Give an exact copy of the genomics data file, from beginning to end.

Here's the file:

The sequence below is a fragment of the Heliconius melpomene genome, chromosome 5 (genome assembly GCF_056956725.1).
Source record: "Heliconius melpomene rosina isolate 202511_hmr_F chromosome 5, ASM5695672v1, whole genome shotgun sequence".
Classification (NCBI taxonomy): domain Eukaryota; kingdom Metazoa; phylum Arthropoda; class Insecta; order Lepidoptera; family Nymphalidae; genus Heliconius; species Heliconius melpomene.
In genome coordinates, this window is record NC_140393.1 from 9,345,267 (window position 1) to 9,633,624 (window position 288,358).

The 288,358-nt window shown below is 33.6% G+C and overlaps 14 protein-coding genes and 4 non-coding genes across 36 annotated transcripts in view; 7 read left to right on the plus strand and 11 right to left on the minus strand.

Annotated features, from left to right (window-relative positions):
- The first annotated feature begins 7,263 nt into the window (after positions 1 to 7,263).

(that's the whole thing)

The sequence below is a fragment of the Heliconius melpomene genome, chromosome 5 (genome assembly GCF_056956725.1).
Source record: "Heliconius melpomene rosina isolate 202511_hmr_F chromosome 5, ASM5695672v1, whole genome shotgun sequence".
Classification (NCBI taxonomy): domain Eukaryota; kingdom Metazoa; phylum Arthropoda; class Insecta; order Lepidoptera; family Nymphalidae; genus Heliconius; species Heliconius melpomene.
In genome coordinates, this window is record NC_140393.1 from 9,345,267 (window position 1) to 9,633,624 (window position 288,358).

The 288,358-nt window shown below is 33.6% G+C and overlaps 14 protein-coding genes and 4 non-coding genes across 36 annotated transcripts in view; 7 read left to right on the plus strand and 11 right to left on the minus strand.

Annotated features, from left to right (window-relative positions):
- The first annotated feature begins 7,263 nt into the window (after positions 1 to 7,263).